5. Regarding the third ground once again the order of the learned Magistrate indicates that after discussion of the learned Magistrate indicates that after discussion the Magistrate came to the conclusion that the opposite party No. 1 is not able to maintain herself. She has stated that her father is a poor person and he is unable to maintain her. It is true that the opposite party No. 1 did not aver before the Trial Court that she does not have any means to maintain herself but she stated that she was unable to maintain herself and her father was also unable to maintain her as he was a poor man. The circumstances regarding these facts have also been considered by the Magistrate concerned. There was an attempt on behalf of petitioner to indicate that the opposite party No. 1 was well educated and has taken BTC training and she could maintain herself by tuition or by teaching. The learned Magistrate has rightly observed that the exact level of education of the opposite party No. 1 has not been proved through cogent evidence and that even if for arguments sake it is taken that she can maintain herself in future by taking some job, there was no reliable evidence to show that she was actually earning something through tuition or teaching, even this ground therefore fails and is without force.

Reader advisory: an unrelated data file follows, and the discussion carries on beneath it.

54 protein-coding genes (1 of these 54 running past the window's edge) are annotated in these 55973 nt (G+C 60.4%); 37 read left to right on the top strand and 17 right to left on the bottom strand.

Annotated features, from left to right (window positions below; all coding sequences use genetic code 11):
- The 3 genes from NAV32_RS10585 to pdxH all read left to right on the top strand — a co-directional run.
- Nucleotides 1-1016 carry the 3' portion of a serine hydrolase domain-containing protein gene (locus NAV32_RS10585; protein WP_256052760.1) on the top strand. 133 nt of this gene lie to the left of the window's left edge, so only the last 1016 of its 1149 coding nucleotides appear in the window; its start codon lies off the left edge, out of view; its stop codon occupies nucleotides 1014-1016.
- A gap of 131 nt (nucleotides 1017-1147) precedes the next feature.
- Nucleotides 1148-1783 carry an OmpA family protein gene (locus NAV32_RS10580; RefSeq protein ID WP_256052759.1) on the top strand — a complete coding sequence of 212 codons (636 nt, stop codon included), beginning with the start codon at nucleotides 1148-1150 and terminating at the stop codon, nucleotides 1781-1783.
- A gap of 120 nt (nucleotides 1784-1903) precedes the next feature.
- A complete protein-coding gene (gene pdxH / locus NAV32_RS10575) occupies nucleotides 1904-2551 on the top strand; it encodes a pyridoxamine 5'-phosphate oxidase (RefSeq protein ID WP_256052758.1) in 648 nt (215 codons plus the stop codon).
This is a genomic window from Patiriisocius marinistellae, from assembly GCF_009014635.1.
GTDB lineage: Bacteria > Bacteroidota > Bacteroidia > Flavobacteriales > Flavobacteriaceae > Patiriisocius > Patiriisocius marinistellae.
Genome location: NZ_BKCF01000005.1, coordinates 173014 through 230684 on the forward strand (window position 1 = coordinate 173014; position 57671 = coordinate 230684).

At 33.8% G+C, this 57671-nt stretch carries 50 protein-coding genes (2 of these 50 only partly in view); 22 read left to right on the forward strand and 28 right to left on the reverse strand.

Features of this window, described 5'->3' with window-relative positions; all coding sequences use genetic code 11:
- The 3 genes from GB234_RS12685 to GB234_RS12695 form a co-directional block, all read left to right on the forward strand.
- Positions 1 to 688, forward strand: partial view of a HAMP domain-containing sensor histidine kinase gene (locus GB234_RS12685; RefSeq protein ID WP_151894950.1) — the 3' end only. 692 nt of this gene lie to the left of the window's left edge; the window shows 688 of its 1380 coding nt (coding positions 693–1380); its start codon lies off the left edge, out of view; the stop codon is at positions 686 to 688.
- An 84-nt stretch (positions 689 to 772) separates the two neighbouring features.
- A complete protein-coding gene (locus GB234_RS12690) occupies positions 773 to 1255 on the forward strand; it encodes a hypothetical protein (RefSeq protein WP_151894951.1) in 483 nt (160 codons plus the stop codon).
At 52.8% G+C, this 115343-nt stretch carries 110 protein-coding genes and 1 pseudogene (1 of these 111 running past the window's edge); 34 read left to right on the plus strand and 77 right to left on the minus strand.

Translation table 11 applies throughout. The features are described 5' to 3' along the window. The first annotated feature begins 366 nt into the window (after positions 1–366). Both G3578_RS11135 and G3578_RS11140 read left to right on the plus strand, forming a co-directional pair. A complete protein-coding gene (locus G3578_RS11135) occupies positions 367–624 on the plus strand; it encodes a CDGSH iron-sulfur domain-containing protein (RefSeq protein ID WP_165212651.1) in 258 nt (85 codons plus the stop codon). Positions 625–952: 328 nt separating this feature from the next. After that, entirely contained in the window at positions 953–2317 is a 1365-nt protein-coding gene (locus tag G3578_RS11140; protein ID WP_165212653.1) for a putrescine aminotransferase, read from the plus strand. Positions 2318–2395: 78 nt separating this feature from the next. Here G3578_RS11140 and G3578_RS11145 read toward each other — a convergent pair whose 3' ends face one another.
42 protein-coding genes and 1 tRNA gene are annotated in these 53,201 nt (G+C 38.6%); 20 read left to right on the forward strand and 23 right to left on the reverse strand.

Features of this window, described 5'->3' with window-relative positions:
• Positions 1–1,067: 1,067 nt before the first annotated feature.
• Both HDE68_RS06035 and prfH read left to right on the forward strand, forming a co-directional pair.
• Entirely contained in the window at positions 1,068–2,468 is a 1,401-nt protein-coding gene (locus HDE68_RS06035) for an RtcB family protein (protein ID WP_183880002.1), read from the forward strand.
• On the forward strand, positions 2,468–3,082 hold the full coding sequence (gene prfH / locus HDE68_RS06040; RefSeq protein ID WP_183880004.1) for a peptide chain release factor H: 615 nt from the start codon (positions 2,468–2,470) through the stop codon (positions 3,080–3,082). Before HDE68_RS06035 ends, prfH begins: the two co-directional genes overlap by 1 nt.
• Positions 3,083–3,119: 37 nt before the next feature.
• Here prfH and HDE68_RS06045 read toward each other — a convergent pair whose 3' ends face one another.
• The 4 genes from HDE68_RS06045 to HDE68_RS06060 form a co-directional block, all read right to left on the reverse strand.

6. Regarding the fourth ground relating to offer of the husband to maintain the wife, no categorical finding had been recorded either by the Magistrate concerned or by the learned Addl. District & Sessions Judge hearing the revision. However, it cannot be doubted that after discussion the Trial Court has come to the conclusion on the basis of facts that the opposite party No. I has been compelled to live with her father on account of demands of dowry and circumstances created by the petitioner. This finding indicates that the offer of the husband to maintain the wife is not genuine. This Court had occasion to examine this aspect in All Hasan v. Smt. Zamina and Anr. (1986 Ald. Crl. Cases 157). In that case also the husband had made an offer in paragraph 10 of the written statement to maintain the wife and no finding was given by the Courts below regarding the same. It was held that an offer by the husband to keep his wife with him must be bona fide. Last minute offer is open to scepticism as it is put forward with no other object than to ward off the obligation. Frequently such offers are made to defeat the claim. In the present case there is allegation that the wife has been neglected and is living with her father since long and the petitioner has contracted second marriage in May, 1987. In other words there is evidence to show that the wife was living with her father since long and no serious attempt was made either to take her back or to provide maintenance to her. There are also allegations from the side of the opposite party No. 1 that several times messages were sent to the petitioner for 'bedai' but the petitioner and his parents refused to take her back. The learned Magistrate has also recorded a finding that whereas the petitioner was duty bound to maintain his wife, he created such circumstances before the lady that she was forced to live with her father. It appears, therefore, that the plea that the husband is ready to maintain his wife was taken in the written statement and subsequently before the Revisional Court only with the object of warding off the obligation and therefore the offer is not genuine.